Grant Circle is named for Civil War general and 18th U.S. President Ulysses S. Grant. This large circle features no statue, but instead walks and attractive landscaping around a very old pine tree.

The neighborhood of Petworth dates to early 1887 when a syndicate represented by Benjamin H. Warder of Springfield, Ohio, purchased the 205 acre country seat of Benjamin Ogle Tayloe from his heirs. The neighborhood takes its name from Tayloe’s estate.

The tract, located north of Rock Creek Church Road and east of the Seventh Street Road (Georgia Avenue) was quickly subdivided. Warder and his partners planned to extensively improve the property for the construction of residential lots, including streets and avenues of the full width of the city streets conforming to the L’Enfant plan. This included the platting of two circles – Grant and Sherman.

The improvements of Grant Circle, much like the development of Petworth, was slow with little noticeable improvements until the early 20th Century. Initial delays were caused by the engineers being so busy in the spring of 1887 that they were unable to complete the surveying of the subdivision. Warder’s death in 1894 also hampered progress in the development of the subdivision.

In October 1914, Col. W. W. Harts, superintendent of public buildings and grounds as well as secretary of the Commission of Fine Arts, proposed improvements for Grant Circle and McMillan Park to the Commission. By December, plans for the undeveloped park took into account the open vista to preserve the line of New Hampshire Avenue. At this time development of the Petworth neighborhood was still a short distance to the south and west with open space surrounding Grant Circle.

Parade float on New Hampshire Avenue with Grant Circle in the background, July 4, 1921 (photo from author's collection).

Parade float on New Hampshire Avenue with Grant Circle in the background, July 4, 1921 (©photo from author’s collection).

The vicinity around the circle quickly began to develop in 1915. In addition to the circle fast building up with residential structures, Petworth Methodist Episcopal Church purchased a site on the circle between New Hampshire Avenue and Varnum Street. St. Gabriels church also chose to locate here. Located on the circle between Varnum and Illinois Avenue, St. Gabriels was officially dedicated in 1924.

The Commission of Fine Arts favored relocating the Bartholdi Fountain to Grant Circle in 1925 and 1926 when Congress was looking to relocate the fountain. The photograph above shows it in its original position on the Mall on January 1, 1924. (Photo from author's collection).

The Commission of Fine Arts favored relocating the Bartholdi Fountain to Grant Circle in 1925 and 1926 when Congress was looking to relocate the fountain. The photograph above shows it in its original position on the Mall on January 1, 1924. (©Photo from author’s collection).

This period of development coincided with the creation of the Ulysses S. Grant Memorial to the west of the U.S. Capitol. The Grant Memorial required the reworking of the U.S. Botanic Garden and Bartholdi Fountain grounds. When the removal of the fountain to a site at Chevy Chase Circle was proposed in the spring of 1925, it was disapproved by the Commission of Fine Arts. Instead, the Commission suggested Grant Circle as a more appropriate site if Congress was agreeable to the change. As Congress considered legislation to remove the fountain from the Botanic Garden site in March 1926, the Commission of Fine Arts again favored Grant Circle as a possible new site. Ultimately, with the relocation of the Botanic Garden in 1927, the fountain was dismantled and erected in 1932 in its present location south of the Botanic Garden.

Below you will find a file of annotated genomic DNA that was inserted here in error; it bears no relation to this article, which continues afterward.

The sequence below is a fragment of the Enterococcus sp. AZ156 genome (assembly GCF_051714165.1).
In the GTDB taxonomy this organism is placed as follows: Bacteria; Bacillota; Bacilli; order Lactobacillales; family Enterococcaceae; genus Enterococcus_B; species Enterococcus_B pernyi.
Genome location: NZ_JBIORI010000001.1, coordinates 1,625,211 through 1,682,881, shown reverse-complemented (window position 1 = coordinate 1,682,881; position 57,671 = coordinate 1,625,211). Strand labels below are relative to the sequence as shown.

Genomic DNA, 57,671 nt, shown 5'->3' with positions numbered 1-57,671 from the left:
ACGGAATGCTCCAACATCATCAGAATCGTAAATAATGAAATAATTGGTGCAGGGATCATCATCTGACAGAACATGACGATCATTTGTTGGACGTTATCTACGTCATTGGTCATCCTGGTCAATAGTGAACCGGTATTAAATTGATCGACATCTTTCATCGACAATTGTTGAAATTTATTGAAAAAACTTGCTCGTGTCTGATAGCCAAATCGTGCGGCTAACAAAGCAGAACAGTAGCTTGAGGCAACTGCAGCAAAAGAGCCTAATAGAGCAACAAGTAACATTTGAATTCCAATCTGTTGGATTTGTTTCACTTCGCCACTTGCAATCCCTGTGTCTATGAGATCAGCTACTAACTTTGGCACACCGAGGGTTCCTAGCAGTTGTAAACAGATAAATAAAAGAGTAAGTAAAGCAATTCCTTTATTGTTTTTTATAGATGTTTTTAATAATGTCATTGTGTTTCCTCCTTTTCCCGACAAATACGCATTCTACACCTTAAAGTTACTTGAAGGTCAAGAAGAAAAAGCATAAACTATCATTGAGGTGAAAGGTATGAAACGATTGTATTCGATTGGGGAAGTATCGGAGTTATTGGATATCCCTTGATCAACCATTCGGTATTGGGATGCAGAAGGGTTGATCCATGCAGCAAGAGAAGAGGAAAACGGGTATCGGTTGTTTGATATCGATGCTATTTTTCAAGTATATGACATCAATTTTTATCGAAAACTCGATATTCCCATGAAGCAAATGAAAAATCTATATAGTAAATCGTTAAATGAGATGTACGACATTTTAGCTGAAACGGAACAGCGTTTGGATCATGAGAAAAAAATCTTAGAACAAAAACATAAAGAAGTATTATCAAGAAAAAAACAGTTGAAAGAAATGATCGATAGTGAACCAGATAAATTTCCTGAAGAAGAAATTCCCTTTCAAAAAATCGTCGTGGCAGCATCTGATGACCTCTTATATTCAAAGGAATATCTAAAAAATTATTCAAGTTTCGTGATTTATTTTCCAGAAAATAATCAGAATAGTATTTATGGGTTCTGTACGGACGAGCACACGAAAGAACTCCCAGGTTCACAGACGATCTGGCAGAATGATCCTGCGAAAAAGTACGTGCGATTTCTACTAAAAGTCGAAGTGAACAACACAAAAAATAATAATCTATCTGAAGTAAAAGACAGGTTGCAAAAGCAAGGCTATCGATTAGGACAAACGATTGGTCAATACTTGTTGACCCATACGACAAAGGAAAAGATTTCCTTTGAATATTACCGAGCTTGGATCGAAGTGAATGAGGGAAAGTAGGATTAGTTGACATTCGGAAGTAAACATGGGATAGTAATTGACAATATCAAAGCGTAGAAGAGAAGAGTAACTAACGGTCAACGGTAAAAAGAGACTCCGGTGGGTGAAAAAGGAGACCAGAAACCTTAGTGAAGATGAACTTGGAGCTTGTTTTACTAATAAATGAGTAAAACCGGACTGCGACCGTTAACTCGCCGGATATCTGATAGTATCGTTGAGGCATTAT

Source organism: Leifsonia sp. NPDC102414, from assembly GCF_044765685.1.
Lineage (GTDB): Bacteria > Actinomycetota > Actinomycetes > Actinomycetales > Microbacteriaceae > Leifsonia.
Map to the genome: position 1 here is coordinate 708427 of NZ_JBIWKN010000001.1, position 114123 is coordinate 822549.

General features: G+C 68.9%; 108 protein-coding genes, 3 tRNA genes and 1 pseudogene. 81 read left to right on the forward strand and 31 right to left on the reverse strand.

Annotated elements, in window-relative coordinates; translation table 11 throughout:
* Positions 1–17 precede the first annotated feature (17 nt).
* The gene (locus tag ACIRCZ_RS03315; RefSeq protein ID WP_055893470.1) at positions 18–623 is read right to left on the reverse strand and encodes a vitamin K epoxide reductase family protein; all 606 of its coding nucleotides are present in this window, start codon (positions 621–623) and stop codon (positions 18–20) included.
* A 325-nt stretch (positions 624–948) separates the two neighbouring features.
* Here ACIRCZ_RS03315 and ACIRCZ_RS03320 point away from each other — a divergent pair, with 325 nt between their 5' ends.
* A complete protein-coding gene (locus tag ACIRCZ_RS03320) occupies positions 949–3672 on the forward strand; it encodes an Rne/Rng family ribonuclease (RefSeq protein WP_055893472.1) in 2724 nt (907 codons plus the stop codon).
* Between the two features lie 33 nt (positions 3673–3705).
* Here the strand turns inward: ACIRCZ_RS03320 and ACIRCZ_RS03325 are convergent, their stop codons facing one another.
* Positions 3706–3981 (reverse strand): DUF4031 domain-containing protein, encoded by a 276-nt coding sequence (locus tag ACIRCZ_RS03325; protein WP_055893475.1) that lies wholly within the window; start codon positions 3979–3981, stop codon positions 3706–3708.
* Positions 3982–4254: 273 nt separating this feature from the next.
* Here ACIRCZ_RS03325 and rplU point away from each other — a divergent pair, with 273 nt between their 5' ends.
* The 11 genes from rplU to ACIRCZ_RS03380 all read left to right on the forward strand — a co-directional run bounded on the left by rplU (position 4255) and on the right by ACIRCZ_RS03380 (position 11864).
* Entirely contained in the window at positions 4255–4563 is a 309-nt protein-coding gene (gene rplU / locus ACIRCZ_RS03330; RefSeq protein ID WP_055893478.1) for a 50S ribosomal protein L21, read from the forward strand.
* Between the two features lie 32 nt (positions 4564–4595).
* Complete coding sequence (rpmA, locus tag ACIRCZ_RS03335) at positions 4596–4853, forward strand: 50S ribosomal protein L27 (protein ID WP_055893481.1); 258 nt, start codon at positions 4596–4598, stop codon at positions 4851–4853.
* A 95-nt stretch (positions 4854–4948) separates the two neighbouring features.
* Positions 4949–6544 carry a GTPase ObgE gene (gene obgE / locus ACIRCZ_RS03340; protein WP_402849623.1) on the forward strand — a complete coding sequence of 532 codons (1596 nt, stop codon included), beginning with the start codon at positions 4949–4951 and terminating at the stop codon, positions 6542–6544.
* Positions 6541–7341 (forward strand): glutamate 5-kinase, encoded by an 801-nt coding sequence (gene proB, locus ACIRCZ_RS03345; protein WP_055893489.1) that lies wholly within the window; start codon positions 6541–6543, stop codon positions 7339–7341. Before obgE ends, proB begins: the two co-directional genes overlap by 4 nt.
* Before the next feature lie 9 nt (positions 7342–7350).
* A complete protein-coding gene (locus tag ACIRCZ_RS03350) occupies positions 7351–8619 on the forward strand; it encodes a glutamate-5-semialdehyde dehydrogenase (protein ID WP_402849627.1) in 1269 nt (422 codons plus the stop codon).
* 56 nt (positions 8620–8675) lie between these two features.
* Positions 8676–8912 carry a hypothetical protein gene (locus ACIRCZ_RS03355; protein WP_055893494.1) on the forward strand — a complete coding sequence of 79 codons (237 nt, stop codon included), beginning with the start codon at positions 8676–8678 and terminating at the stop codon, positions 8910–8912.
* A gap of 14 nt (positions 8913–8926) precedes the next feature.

In 1991, Metro’s plan to build the Green Line beneath Grant Circle caused great concern to the community. The 1.8 acre-park was lined with 50-year-old trees, hedges and benches. Transit officials originally proposed wiping out ten houses between Upshur Street and the circle to build a fan shaft and power station for the Georgia Avenue-Petworth subway stop located to the southwest at New Hampshire and Georgia avenues. In response to community opposition, Metro decided to build the fan shaft and power station at the circle. Construction began in 1994.

Tunneling under Grant Circle was completed late in 1997. During the three years of construction, the circle resembled a wasteland – but by December 1997 the park had been refurbished with new grass, newly poured concrete walkways, and new saplings. The park remained closed to residents until spring 1998 to give the new trees and grass time to adjust. Other than the metal grates over a huge subterranean power substation that Metro built under Grant Circle, the park maintains a high degree of its original integrity.

During the process, Metro took some unusual steps to preserve the park – including scraping up the topsoil and storing it elsewhere for three years. Metro also hired an arborist to make weekly house calls on four mature conifers in the park. The four, a cedrus atlanticus that sits in the center of the park, two rare firs and a Himalayan pine, were fenced off from danger. All four trees survived the process.

While the firs are struggling today, the white pine on the east side of the circle and the two Himalayan pines on the west side of the circle were healthy and thriving, as was the cedrus atlanticus at the center of the park.

Bibliography:

“Another Purchase of Suburban Property.” The Washington Post, March 4, 1887, p. 3.

“Art Commission Busy,” The Washington Post, Oct. 10, 1914, p. 16.

“Bishop Dedicates Newest Catholic Church in Capital.” The Washington Post, Dec. 15, 1924, p. 2.

Fehr, Stephen C. “Grant Circle Warily eyes Going Green: Metro Line to Bring Disruption, Change.” The Washington Post, March 7, 1992, p. E01.

McDade, Matt. “Grant Circle: It’s a Sunday Kind of Place.” The Washington Post, Dec. 10, 1951, p. B1.

Nilsson, Dex. The Names of Washington, D.C. Rockville, MD: Twinbrook Communications, c1998.

“Petworth Church to Build.” The Washington Post, April 25, 1915, p. 15.

“The Real Estate Market: Effect of the Extension of City Streets Upon Suburban Property. Suburban Property in the Line of Streets. Negotiations Pending.” The Washington Post, March 6, 1887, p. 2.

Reid, Alice. “Refurbished Park Is a Reward for Petworth: Work at Grant Circle Makes Up for Some of Disruptions Caused by Green Line Construction.” The Washington Post, Dec. 26, 1997, p. B03.

“Suburban Property: Tracts Which Are Being Subdivided Into Lots.” The Washington Post, June 13, 1887, p. 4.

“Washington Park Extension.” The Washington Post, Dec. 27, 1914, p. ES4.

View toward the southwest showing the deoadar cedar and the Methodist Episcopal Church in the background.

View toward the southwest showing the deoadar cedar and the Methodist Episcopal Church in the background.